No one - NO ONE - can argue that special needs adoption is enhanced by photographs.  NO ONE can reasonably argue that.  The charities, the adoption agencies - anyone who is involved in orphan care or poverty assistance knows this.  Why are there so many child-sponsoring companies out there?  Why do they attach you with "a child" with a face, a picture, and a story?  Why does the ASPCA want to send you a photograph of an animal that's "in our shelter right now?"  Don't deny that it works.  Just...don't. It's an unwinnable argument, with far too much evidence to compel anyone to believe otherwise.  Period.

Those who advocate, who share photographs, do so because helping children (the end - which is Good) is greater than the Law (which prohibits such practice).  There is ample evidence to suggest that seeing a waiting child leads more children to be helped.  Our critically ill homeless man may require intervention because that is what the Law says, but the greater good (helping more people through organ donation) is met by NOT intervening.  Therefore, those who espouse a system of ethics that provides for the "greater good" principles share photographs and advocate for orphans - not because they truly believe they are following the law 100% - but because they believe that the goal of helping a child find a family is a greater good. 

And, you guessed it, they aren't entirely wrong.

"But there are LAWS that we MUST follow," you protest.  "This is why I have a blog that actively calls out these families.  This is why I spend countless hours of my life data mining and sending letters and all of this.  These people are not following the law.  They must be stopped."

Following the laws of our country, or any country, is good.  Helping more people is also good.  Helping children is good. 

If I want to adopt, and I used antidepressant medication sometime in my past, but qualify to adopt otherwise, and I find a child who is in need of a home, is it wrong to lie about my antidepressant usage to help that child?

"Lying is wrong and the laws of [insert country] prohibit antidepressant usage, so even if that means the child will never find a family, you cannot deceive."

"If you are otherwise healthy, it is okay not to mention the use of antidepressants, because the greater good [the child finding a home] is served by ignoring a law that doesn't take into consideration a host of modifiers.  Good families should not be excluded for needy children by man-made laws that ultimately serve to stand in the way of a child being in a family."

Chances are, one of those statements is going to ring with more truth than the other. Chances are, you will read one statement and think the other statement is wrong.  (It's not.  Not empirically, anyway.)

You want to know what the point is?  I'll tell you.

Whatever your view about photolistings, preidentified children...waiting children...whatever you want to call it, know that they are yours They are not universal.  I do not care if you point to the laws of Russia or Ukraine.  I don't care if you point to the over 14,000 children who have found homes from photolisting sites.  Following laws is Good, and children who need homes and getting them is Good too.  Now what?  Who's right?  I know...I are going to say that YOU are right.  Funny how that works.

As some of us sit here, penning long diatribes (or being a spineless troll) against those who are trying to raise awareness of special need orphan issues, the central issue is being lost. I don't believe that adoption is THE solution, but I believe that it is A solution.  It is a solution to a here-and-now problem that won't be helped by dropping bags of money on poor, unsuspecting denizens. This is the view of the adoption-haters; poverty is the problem and money is the sole solution. Oh, and do it now, and don't worry about the current orphans...because we really don't have a solution to those children, and anyway, I'm sure their biological families will just line up like it's Powerball when the bags of money fall from the sky.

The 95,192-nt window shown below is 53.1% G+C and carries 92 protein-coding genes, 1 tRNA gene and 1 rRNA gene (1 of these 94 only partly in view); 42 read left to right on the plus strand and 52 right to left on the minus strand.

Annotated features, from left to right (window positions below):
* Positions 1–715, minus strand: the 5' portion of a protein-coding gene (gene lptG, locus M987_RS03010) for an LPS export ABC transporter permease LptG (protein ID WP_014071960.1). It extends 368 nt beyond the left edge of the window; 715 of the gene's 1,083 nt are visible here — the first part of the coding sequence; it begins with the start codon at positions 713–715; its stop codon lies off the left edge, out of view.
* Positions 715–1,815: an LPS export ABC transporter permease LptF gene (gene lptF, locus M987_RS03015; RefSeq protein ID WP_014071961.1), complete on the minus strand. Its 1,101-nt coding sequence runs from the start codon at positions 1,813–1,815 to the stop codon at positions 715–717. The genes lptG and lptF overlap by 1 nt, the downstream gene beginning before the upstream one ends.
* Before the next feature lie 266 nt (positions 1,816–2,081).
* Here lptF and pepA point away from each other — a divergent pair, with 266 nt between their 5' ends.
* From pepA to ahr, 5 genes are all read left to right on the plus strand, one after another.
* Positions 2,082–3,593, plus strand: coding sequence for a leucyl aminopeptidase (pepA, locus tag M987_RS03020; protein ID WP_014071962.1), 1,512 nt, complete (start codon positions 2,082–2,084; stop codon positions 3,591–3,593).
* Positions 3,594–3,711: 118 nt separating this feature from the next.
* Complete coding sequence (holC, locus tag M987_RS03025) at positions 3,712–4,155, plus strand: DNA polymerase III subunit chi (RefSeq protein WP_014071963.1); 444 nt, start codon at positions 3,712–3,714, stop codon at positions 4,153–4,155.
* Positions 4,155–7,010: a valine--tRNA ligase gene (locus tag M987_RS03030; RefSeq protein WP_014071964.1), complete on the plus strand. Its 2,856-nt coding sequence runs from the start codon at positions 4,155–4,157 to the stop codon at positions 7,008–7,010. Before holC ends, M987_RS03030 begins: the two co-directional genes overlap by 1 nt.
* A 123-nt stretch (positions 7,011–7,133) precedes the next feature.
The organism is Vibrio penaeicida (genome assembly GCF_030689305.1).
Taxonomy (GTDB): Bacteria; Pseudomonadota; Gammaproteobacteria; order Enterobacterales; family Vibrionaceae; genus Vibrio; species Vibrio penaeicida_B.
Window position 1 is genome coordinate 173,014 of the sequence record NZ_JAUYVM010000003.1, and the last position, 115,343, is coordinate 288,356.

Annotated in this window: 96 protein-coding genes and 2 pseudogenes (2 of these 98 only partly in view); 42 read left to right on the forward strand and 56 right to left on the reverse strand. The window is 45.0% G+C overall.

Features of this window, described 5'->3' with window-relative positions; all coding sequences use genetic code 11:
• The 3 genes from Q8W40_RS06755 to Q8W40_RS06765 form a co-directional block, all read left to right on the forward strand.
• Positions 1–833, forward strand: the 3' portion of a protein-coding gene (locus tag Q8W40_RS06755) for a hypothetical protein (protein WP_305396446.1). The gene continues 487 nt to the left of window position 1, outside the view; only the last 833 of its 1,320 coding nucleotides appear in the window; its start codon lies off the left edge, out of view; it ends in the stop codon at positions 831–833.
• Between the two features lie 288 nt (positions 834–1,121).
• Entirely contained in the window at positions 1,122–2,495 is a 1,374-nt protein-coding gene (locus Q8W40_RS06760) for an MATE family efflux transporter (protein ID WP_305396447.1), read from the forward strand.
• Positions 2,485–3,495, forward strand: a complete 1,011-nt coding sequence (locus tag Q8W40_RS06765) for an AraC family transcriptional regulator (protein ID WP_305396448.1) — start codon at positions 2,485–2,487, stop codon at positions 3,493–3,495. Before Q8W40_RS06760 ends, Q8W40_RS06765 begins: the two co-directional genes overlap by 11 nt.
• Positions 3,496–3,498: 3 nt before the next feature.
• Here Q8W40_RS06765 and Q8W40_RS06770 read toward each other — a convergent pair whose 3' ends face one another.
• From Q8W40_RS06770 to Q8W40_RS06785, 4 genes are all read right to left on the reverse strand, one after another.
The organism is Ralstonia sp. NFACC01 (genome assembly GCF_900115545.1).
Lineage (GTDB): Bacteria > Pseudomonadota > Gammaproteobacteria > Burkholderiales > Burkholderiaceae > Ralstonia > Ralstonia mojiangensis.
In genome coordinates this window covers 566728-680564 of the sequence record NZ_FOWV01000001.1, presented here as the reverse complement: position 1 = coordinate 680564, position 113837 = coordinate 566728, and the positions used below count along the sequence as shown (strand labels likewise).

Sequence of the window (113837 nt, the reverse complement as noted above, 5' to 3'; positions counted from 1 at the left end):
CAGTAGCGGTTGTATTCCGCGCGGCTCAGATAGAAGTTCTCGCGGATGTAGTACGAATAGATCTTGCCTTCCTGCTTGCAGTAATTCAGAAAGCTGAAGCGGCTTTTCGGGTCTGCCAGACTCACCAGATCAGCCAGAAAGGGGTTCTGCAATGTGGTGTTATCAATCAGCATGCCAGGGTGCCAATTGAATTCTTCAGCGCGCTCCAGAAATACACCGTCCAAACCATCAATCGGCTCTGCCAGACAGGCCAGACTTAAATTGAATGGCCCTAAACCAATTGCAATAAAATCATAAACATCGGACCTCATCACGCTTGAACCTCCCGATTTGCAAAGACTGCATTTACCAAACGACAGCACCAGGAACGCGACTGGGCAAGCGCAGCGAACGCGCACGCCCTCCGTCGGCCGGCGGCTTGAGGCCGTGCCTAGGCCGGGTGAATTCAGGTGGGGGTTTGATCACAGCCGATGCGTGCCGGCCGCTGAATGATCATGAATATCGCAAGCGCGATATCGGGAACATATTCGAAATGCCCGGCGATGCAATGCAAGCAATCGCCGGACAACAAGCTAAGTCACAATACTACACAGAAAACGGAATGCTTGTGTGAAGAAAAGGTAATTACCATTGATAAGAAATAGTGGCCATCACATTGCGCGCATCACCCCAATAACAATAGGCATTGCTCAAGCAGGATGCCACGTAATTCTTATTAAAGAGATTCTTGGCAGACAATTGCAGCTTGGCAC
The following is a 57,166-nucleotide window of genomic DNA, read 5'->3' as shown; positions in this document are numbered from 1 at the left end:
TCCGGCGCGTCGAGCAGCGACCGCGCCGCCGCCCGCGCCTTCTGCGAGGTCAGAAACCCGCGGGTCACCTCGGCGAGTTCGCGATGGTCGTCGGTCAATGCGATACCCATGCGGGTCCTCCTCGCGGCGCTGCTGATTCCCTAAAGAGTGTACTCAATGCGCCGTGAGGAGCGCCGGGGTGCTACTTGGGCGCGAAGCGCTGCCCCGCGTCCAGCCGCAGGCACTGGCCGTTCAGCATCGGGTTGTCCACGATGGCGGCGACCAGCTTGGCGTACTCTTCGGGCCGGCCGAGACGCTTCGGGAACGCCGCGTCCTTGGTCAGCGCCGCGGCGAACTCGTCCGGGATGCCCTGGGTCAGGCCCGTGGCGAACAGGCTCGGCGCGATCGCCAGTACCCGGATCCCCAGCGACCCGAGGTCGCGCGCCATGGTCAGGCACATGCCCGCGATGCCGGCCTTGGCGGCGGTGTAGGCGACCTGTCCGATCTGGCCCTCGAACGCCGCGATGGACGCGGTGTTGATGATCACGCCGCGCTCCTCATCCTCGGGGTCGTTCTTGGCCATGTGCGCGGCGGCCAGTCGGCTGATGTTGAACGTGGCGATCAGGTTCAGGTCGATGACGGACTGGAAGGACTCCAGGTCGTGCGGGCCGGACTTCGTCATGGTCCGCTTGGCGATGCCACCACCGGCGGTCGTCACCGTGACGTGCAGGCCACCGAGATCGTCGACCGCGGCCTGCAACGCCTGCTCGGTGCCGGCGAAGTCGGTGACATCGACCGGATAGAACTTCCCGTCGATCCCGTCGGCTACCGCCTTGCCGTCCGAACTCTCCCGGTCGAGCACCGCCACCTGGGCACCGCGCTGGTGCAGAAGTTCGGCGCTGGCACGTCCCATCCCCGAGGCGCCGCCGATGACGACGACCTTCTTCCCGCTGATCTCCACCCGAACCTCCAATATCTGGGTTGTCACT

Okay. Um...NO.

The problem of orphans is comprehensive and challenging.  It is not solved by adoption and it is not solved by adoption-haters.  As we sit and point fingers at who should have what picture where and whether or not "violating" the civil rights of a child in a foreign country is "better" than letting them twist in the wind, we are losing sight of the main issues.  We are applying our ethical view to a problem that has no concrete, 100% ethical "right" answer.  We are arguing over whether Jif or Skippy is a better peanut butter (when we all know it's Peter Pan - come on! LOL) when we don't even have any bread available to make a sandwich.

This isn't a complete treatment on the subject, and it isn't the end of this, but it's something to think about.  And if I made you hungry for PB&J, so much the better. :)


  1. AMEN! You stated it perfectly. I'm so tired of trolls wasting time "telling" and "interrupting". Maybe spend some time getting outbthere and fundraise and head over on a plane and HELP those kids....

  2. This is a great post! Thank you for articulating so well what has been in my heart. If we all spent more time working toward solutions and less time tearing each other down (on all sides of the adoption issue, or any issue) we would be much more effective in changing the world for the better. On the subject of special needs adoption, as you already know, it is often more of an issue of the availability of treatments and support services in the child's home country than anything else. Please keep bringing these issues to light in your level-headed, well written way!

  3. Great post! You are so right that adoption is a complex issue. There are no easy answers. Hopefully, some day adoption will be less needed, but until then we need to save them one at a time. We are just beginning our journey. Thanks for writing this post


Kind comments are welcomed. Poorly researched, ill-informed, horrifically biased comments are exploded. :)